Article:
Last time she was here, she tried to subtly get him to kiss her but he was too shy, inexperienced and, she suspected, unsure with his mask. It was the mask that she adored and longed to touch. Yes, she had seen what was beneath it and it held no horror for her - after the initial surprise.

But, it was time for the teacher to become the student and the student to become the mistress. Tonight, she would reveal her lust for him and teach him all of the pleasures of the flesh he had missed out on.

Perspective 9
The Price of Redemption
(Lord of the Rings: Return of the King)

Frodo stood on the ledge inside the cave overlooking the lava and the One Ring's prophesized doom. He was frozen there by his thoughts; a golem in man flesh. 'If he cannot be redeemed, neither can I. But if, in these last moments, Gollum can find redemption for all that he's done over the past 500 years, then there's hope for me. He must find redemption. I know he's here. Do I cast away his only chance to the lava below?'

"Destroy it!" Samwise yelled.

'No,' he thought as he looked at the ring, 'I must succumb to it. I must make Gollum make his choice.'

"Go on! Now! Throw it in the fire! What are you waiting for? Just let it go!"

Frodo could see the desperate fear and exhaustion on his friend's face. 'I'm sorry. You'll never understand why I do what I do.' He broke the chain holding the ring, "The ring is mine."


Frodo slipped it on his finger and felt himself fall into that darkness. 'Please, Gollum. Do what's right. Take it from me. Please. Take it from me and destroy it.' Frodo felt his hold on himself draining away as he stepped away from the edge.

Just as Frodo was about to despair and lose himself completely to the One Ring, Gollum was on him. Frodo fought. He could not help himself despite his desire to rid himself of the ring. This was Gollum's job and it was a job the lost hobbit, once known as Smeagol, did well.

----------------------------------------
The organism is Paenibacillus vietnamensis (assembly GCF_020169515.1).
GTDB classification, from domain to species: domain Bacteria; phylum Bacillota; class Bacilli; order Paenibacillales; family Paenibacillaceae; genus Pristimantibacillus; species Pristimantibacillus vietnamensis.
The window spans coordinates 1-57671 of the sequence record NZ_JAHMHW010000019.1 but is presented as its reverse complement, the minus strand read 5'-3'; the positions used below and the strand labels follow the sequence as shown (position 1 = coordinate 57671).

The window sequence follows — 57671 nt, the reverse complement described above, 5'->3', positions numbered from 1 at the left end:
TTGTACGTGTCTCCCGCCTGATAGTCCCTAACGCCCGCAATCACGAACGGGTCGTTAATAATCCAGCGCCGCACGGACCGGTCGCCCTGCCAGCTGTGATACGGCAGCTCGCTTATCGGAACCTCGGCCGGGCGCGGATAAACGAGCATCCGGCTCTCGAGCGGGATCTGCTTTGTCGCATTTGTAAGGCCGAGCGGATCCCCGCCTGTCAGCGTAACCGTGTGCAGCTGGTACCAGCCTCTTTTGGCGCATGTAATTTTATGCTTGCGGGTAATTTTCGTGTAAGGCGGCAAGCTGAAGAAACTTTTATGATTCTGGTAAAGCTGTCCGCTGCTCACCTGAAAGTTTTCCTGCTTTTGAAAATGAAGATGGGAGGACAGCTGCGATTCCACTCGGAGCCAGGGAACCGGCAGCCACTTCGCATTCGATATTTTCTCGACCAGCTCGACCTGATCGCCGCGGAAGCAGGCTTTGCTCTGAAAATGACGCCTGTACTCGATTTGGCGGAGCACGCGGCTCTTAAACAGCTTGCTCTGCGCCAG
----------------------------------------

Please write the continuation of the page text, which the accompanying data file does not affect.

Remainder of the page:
Smeagol bit the finger and the ring off of Frodo's hand. Just before he fled, he whispered in Frodo's ear, "Smeagol save Master." Frodo barely had time to see Smeagol turn and leap over the edge to the ring's doom and his own redemption.

Perspective 10
I Will Remember
(The Many Adventures of Winnie the Pooh)

This could be the room of any small boy, but it just happens to belong to a boy named Christopher Robin. Like most small boys, Christopher has toy animals to play with, and they all live together in a wonderful world of make-believe. But his best friend is a bear called Winnie the Pooh, or Pooh, for short. Now, Pooh had some very unusual adventures, and they all happened right here in the Hundred-Acre Wood.

This is also the room of unimaginable pain and fear for all of the toy animals that Christopher plays with. The games he likes to play in the solitude of his room in the tree involve knives and fire and all sorts of implements of torture. Christopher doesn't think he's doing anything wrong when he plucks out Eeyore's eye or cuts off Piglet's tail. They're just toys after all and they are here for his amusement.

Right now, Pooh is tied to his favorite chair with a jar of honey just out of reach. The sweet smell is tantalizing. However, that is not what has the little bear's attention. That is reserved for the boy before him, who is considering exactly how to remove the sole of Pooh's foot.

Christopher suddenly turned, "Pooh, promise you won't forget me, ever?"

Pooh shook his head, "Oh, I won't, Christopher, I promise." The bear knew this was the answer the boy wanted.

"Not even when I'm a hundred?" Christopher asked, playing with the scissors.

Numbers were not Pooh's strong suit. "How old shall I be then?"

"Ninety-nine." Christopher chuckled. "Silly old bear."

Pooh's heart sank as he said, "I will remember you for always. I promise." Ninety-nine was forever away. It was a promised eternity of torture by this little boy with the angelic smile and demonic heart.